Saudi Arabia And The Persian Gulf

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Qatar, a country located in the Middle East by Saudi Arabia and the Persian Gulf, has a thriving economy due to the vast amount of oil and gas reserves located along its vast coastline. Although there are actually only 250,000 native Qataris living in the country, they have an average income of $400,000 each. Gross domestic product, which is considered the total amount of goods and services produced in a country over the course of a year, is measured at one hundred and ninety-eight billion in Qatar (Economy overview: Qatar). Qatar essentially constructed urban and industrial projects around major oil refineries and seaports. Surprisingly, this country, which has a total population of 2,123,160, is uniquely prospering due to revenue from…show more content…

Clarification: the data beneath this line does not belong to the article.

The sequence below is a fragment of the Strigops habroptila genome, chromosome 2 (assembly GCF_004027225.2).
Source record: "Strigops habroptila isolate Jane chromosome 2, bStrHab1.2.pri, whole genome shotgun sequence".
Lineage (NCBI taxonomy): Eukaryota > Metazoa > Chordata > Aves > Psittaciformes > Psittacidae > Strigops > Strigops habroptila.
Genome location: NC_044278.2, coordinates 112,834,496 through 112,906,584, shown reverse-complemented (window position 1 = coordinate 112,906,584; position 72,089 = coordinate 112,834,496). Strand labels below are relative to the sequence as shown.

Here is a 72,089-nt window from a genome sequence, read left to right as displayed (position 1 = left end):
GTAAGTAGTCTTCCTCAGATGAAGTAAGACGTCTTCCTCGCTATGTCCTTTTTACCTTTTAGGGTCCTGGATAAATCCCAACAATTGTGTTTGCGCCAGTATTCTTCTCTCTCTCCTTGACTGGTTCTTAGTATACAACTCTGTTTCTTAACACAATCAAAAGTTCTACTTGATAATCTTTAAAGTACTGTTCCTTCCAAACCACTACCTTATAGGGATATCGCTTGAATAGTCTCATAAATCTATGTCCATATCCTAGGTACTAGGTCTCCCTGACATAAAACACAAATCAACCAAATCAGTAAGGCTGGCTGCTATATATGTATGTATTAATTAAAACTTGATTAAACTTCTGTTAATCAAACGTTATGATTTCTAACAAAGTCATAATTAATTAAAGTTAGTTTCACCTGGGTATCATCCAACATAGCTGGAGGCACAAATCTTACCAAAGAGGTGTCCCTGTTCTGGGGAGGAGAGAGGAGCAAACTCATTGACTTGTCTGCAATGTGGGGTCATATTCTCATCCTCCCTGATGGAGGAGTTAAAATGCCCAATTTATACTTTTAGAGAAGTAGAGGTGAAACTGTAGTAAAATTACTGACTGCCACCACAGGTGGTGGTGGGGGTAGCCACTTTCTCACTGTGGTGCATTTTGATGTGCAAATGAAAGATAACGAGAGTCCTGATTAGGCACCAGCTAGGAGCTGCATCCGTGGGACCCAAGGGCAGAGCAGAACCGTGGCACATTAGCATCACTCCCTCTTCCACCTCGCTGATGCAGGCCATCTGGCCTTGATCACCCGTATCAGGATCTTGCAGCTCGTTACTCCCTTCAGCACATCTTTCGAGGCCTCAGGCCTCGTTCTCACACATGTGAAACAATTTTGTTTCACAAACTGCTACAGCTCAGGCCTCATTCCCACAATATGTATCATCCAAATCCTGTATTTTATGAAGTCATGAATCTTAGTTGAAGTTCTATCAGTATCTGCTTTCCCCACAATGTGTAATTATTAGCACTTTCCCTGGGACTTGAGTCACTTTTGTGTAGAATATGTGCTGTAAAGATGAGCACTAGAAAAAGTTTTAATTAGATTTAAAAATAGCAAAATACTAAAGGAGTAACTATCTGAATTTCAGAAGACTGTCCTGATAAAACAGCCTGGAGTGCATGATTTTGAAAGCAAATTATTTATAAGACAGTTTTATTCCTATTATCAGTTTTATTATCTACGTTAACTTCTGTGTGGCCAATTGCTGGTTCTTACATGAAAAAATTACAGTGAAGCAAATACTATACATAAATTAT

Qatar’s total exports were valued at $57.82 billion, with natural gas, oil, fertilizers, and steel as popular export commodities (“Qatar Economic Forecast”). Japan is considered Qatar’s major trading partner when it comes to exports. Qatar works with a trade surplus, with revenues gained that are reinvested into imports that has helped this country maintain a rapidly growing economy (“Qatar Economy”). On the other hand, Qatar imports food, chemicals, and machinery and transport equipment from countries such as the United States (14.2 percent), Saudi Arabia (8.6 percent), and the United Kingdom (6.4 percent) (Economy overview: Qatar). Qatar has become an economic powerhouse, ranging from the 1950’s up until over the past couple of years due to several reasons. Since Qatar is located on the world’s largest natural-gas reserve, this has allowed the country to employ more than ninety two percent of its citizens in government-funded jobs (Bates). In 1955, Hamad bin Khalifah Al Than impeached his father and after this occurred, Qatar became a force to deal with in the region and beyond (Bates). First, Al Than allowed the U.S. set up its military headquarters just outside of the capital of Qatar. Hamad went on to build the world 's largest facilities for compressing liquid natural gas, which now exports to Europe, Japan, and India (Bates). "It really projected Qatar to a role of importance in the
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